If you have decided that the Enterprise (E) plan is the right one for you, you need to decide between E1, E2, E3 and E4. E1 and E2 are very similar; the only thing that differs is that in the E2 plan you can edit documents using the browser-based Office web applications (Word, Excel, PowerPoint and OneNote), in the E1 plan you can just view files. This means that if you have many users that don’t edit documents very often, you can save money by purchasing the E2 plan instead of purchasing the full Microsoft Office desktop applications for them. You might also want to select this option if you have users that are very mobile, that travel frequently that need to be able to edit documents from any PC using just a browser.

Source: Compare all plans

The E3 and E4 plans give you more advanced email and voicemail capabilities; you also get a subscription to the full Microsoft Office desktop applications (Microsoft Office Professional Plus 2010). The E4 plan provides you with so-called “Enterprise voice capabilities”, this means that you can replace your traditional telephony system and let Microsoft Lync Server handle call management for you. However, for this to work you need to have a server installed at your own premises, so this is not a full “cloud” solution.

Source: Compare all plans

The plan for workers with no PC’s

Microsoft also offers a plan for companies that have so-called “kiosk-workers”. These are users that don’t have their own PCs, instead, they share PCs that are located in joint areas – examples could be a factory floor or retail stores. For these users, Microsoft provides a plan called the K-plan (K1 and K2) which gives users the most basic functions like email, portal access and Office web applications (view or edit).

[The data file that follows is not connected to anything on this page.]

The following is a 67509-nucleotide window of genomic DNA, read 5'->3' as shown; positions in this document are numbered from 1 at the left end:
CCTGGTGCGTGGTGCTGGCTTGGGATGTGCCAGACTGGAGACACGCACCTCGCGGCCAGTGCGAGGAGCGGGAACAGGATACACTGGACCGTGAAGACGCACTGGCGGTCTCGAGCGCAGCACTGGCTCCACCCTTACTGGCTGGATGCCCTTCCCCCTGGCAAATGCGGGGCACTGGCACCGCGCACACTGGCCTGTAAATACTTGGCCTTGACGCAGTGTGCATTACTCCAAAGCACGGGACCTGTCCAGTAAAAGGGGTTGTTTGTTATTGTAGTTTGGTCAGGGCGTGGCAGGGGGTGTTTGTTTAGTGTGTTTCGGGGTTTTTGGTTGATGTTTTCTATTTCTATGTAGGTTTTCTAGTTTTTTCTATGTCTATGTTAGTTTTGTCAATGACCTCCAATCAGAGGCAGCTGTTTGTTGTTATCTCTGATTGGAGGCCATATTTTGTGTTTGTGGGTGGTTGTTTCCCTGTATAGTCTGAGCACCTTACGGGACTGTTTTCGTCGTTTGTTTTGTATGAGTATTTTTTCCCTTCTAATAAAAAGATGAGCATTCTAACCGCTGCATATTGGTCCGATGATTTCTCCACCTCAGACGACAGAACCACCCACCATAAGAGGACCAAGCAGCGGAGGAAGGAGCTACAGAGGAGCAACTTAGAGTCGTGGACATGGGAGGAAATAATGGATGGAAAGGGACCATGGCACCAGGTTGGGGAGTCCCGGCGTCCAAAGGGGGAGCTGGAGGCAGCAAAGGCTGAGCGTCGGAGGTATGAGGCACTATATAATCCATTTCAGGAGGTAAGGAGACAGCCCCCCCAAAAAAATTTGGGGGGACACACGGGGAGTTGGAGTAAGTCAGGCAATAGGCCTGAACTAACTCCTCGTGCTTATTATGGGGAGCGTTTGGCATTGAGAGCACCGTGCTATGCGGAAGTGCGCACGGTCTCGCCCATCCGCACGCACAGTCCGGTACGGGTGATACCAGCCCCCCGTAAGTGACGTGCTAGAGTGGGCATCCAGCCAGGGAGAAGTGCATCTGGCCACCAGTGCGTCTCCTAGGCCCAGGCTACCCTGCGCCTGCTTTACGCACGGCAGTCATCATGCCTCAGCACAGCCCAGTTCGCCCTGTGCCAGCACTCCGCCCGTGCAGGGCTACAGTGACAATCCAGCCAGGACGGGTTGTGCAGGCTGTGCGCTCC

Be aware of geographic differences

Replacing traditional telephony systems with voice over IP based technology provided by Office 365 can be a great cost saving option. However, you need to be aware of geographic restrictions that might apply. Certain countries have laws that restrict the usage of voice over IP. Make sure that you read the list of licensing restrictions by country before you sign up.

Stand-alone offerings

In addition to the “plans” that I’ve covered above, you can also subscribe to individual services, such as Lync Online, SharePoint Online, Exchange Online and Microsoft Office Professional Plus 2010. This means that if you are a small business and you want the P1 plan but you also want some of your users to have the full version of Microsoft Office Professional Plus installed on their computers you can just add this subscription option.

A fascinating future for cloud-based applications

Being able to subscribe to a service and only pay for the usage is a great option that customers have been asking Microsoft for years. This is a great first step and I’m really glad that this is finally a reality. Still, there is a long way to go for the offering to be fully granular. One of the ladies at the seminar asked, what if I already have Excel and Word and I only want to add Publisher? Can I select only to subscribe to that? Currently, the answer is “no”. When you subscribe to Office Professional Plus you get (and pay for) a full range of applications. I’m confident that this will change moving forward and that users will be given even more flexibility and granularity. There is technology available today called “cloud-paging” which enables you to use any type of application on your computer, but the application is actually being run in the cloud. So perhaps you want to use Publisher for an hour and then you would like to use Photoshop for the rest of the afternoon. You don’t need to install anything on your PC or pay for a full user license – you just use it and pay as you go! The future is truly fascinating when it comes to software distribution.

(If you have difficulties reading this article, you can access the full article in pdf here)